Groner found that for every 1.8 degree increase in the average temperature of the bottom-water in May, lobsters molted about 6 days earlier. In early-molting years, disease prevalence doubled by September.
            “It’s very consistent with trends we’ve seen with other marine diseases,” Groner said. “Organisms at the southern part of their range – like lobsters in Long Island Sound – are limited by temperature. They’re at their thermal tolerance limit. So as temperatures increase, they’re becoming stressed and less able to cope with diseases.”
            University of Rhode Island fisheries researcher Kathy Castro has been studying lobsters for more than two decades, and she decided to look for a solution to help lobsters recover from the disease even though the precise cause of the disease was still uncertain. She is collaborating with URI colleagues who are studying probiotics on oysters.
            “Why can’t we identify good bacteria that normally occur on lobsters, take the bad bacteria off, and repopulate their shells with good bacteria?” she wondered. “In essence, the idea works, but we don’t know what’s the right bacteria, how do we treat the lobsters, how often, and how to do it in a reasonable time frame.”
            In a laboratory setting, Castro’s URI colleagues David Nelson and David Rowley isolated probiotics from healthy lobsters and tested them against what they believe may be the “bad bacteria.” The strategy looked promising. Initial trials on adult lobsters were positive as well. But it may not be practical.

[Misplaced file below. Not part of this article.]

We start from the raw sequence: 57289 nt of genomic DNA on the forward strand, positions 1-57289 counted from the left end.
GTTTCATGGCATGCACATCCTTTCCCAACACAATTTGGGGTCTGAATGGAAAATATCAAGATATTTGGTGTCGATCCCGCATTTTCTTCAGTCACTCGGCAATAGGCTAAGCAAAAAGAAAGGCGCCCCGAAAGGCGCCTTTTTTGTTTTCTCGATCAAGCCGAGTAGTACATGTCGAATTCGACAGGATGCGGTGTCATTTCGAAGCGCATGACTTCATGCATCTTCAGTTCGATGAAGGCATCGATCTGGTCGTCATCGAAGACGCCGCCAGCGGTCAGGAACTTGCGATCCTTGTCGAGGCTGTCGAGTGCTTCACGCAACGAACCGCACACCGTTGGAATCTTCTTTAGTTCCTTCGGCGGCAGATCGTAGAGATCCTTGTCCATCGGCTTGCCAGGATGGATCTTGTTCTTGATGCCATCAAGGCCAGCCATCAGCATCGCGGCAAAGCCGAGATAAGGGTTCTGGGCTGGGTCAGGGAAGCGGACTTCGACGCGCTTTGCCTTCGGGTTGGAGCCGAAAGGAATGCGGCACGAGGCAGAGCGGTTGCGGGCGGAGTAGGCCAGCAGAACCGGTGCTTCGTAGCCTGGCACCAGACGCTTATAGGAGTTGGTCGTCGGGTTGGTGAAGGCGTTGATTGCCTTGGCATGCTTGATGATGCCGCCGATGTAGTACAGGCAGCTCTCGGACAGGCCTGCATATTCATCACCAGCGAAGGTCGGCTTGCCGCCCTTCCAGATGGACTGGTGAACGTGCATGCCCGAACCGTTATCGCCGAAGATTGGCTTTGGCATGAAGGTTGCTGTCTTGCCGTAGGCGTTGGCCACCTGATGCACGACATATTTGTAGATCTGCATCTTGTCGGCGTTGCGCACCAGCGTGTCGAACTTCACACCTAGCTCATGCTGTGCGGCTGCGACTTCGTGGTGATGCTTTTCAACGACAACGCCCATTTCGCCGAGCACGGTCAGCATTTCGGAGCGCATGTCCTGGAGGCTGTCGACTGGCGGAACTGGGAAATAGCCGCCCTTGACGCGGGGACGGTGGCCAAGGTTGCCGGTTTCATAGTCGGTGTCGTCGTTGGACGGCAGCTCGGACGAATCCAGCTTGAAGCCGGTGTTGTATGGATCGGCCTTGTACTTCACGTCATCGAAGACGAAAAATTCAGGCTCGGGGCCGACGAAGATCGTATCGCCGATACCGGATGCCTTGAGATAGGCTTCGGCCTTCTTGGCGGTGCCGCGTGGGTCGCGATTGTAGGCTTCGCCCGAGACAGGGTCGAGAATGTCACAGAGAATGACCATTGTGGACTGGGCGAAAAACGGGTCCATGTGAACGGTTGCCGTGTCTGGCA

“Our initial idea was that lobstermen could treat the lobsters on their boat,” she said. “But it’s hard to do; you have to do it in a lab. Maybe we still haven’t identified the right probiotic. And are we even working with the right pathogens?”
            While that work is continuing, Castro is investigating why about half of the lobsters she has tested are functionally blind.
            “That’s a more concerning issue to me than shell disease,” she said. “My question is, is it related to shell disease. The lobster’s endocrine control system is located in their eye stalk, so if a lobster is blind, is it molting incorrectly, and is that contributing to the disease.”
            Castro said a colleague in Virginia thinks the cause of the blindness may be manganese, a neurotoxin that harms optic nerves and is released from sediments under low oxygen conditions. But studies are just now under way.
            “In my mind, it has to be related to shell disease. That’s my gut feeling,” she said.
            One of the challenges to finding the answers has been inadequate research funding, Castro said, so much of the research is being done piecemeal.
“I really wish there was something fundamentally easy that we could do to solve all these problems,” she said. “That would be my greatest dream. But I know it takes time. And as much as we know about lobsters, there’s a lot more we don’t know.”

This article first appeared on EcoRI.org on October 3, 2018.